Lonsinger, R. C., D. Daniel, J. R. Adams, and L. P. Waits. 2019. Consideration of sample source for establishing reliable genetic microsatellite data from mammalian carnivore specimens held in natural history collections. Journal of Mammalogy 100(5): 1678-1689. doi.org/10.1093/jmammal/gyz112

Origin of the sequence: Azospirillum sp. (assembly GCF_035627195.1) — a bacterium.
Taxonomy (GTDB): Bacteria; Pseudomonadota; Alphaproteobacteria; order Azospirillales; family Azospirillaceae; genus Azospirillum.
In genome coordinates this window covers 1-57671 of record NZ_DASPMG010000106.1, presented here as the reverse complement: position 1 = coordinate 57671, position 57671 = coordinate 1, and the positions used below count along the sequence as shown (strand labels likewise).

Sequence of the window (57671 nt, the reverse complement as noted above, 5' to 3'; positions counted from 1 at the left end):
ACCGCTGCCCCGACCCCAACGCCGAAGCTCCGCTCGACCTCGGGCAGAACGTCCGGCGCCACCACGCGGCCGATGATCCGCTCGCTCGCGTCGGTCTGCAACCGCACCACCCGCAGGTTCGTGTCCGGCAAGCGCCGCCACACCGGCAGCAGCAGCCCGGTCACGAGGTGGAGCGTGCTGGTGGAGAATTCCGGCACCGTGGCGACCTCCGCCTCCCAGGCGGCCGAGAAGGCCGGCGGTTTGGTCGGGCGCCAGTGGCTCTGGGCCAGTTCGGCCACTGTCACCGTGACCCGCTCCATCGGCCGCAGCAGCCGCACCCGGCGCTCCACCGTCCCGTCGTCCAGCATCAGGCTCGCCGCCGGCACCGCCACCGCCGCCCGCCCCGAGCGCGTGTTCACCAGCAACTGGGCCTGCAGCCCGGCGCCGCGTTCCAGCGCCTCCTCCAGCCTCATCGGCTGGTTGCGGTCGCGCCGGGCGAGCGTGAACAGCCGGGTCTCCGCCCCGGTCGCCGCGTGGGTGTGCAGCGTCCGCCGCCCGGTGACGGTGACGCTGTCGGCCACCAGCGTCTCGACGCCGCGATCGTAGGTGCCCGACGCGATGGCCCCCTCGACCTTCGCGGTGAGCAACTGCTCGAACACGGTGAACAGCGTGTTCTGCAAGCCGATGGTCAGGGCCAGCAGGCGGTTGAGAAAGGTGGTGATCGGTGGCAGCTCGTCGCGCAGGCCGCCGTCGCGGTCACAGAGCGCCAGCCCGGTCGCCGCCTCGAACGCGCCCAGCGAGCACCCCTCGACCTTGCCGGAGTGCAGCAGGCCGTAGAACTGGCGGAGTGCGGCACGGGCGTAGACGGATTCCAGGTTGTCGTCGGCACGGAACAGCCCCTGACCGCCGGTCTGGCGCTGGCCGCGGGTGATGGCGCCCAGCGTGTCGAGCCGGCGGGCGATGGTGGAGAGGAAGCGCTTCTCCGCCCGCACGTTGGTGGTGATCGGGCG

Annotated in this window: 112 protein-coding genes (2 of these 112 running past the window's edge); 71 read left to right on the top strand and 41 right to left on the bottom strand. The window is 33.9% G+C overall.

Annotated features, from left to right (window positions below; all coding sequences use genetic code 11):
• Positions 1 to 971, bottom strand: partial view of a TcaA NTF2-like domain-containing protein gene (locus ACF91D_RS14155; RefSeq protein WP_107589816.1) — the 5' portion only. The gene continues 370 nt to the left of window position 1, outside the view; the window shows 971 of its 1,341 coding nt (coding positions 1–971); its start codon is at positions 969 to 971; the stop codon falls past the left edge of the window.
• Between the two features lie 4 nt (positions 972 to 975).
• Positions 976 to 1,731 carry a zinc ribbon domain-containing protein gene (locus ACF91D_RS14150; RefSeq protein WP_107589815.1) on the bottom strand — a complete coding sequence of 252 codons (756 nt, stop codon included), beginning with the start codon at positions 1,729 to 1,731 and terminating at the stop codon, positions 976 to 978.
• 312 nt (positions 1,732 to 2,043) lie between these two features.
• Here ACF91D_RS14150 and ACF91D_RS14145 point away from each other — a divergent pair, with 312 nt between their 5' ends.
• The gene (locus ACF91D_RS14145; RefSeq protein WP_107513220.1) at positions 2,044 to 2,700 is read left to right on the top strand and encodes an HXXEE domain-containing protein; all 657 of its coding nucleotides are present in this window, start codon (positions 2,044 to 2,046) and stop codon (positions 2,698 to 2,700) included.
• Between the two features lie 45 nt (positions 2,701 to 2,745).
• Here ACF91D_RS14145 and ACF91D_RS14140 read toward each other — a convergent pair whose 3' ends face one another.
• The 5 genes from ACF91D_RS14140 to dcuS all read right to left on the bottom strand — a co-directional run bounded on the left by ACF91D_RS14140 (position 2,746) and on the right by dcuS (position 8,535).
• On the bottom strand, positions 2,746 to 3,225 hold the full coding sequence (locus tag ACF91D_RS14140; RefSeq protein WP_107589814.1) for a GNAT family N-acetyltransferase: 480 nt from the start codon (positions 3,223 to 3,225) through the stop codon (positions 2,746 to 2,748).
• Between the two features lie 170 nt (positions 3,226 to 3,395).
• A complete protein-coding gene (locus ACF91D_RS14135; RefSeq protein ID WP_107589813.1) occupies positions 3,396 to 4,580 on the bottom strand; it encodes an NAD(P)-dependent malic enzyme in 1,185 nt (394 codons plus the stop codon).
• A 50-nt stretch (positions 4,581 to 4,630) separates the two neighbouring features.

Specimens from natural history collections (NHCs) are increasingly being used for genetic studies and can provide information on extinct populations, facilitate comparisons of historical and contemporary populations, produce baseline data before environmental changes, and elucidate patterns of change. Destructive sampling for DNA may be in disagreement with NHC goals of long-term care and maintenance. Differentiating quality among sample sources can direct destructive sampling to the source predicted to yield the highest quality DNA and most reliable data, potentially reducing damage to specimens, laboratory costs, and genotyping errors. We used the kit fox (Vulpes macrotis) as a model species and evaluated the quality and reliability of genetic data obtained from carnivoran specimens via three different sample sources: cranial bones, nasal bones, and toepads. We quantified variation in microsatellite amplification success and genotyping error rates and assessed the reliability of source- specific genic data. Toepads had the highest amplification success rates and lowest genotyping error rates. Shorter loci had higher amplification success and lower allelic dropout rates than longer loci. There were substantial differences in the reliability of resulting multilocus genotypes. Toepads produced the most reliable data, required the fewest replicates, and therefore, had the lowest costs to achieve reliable data. Our results demonstrate that the quality of DNA obtained from specimens varies by sample source and can inform NHCs when evaluating requests for destructive sampling. Our results suggest that prior to large-scale specimen sampling, researchers should conduct pilot studies to differentiate among source-specific data reliability, identify high performing loci, reduce costs of analyses, and minimize destructive sampling.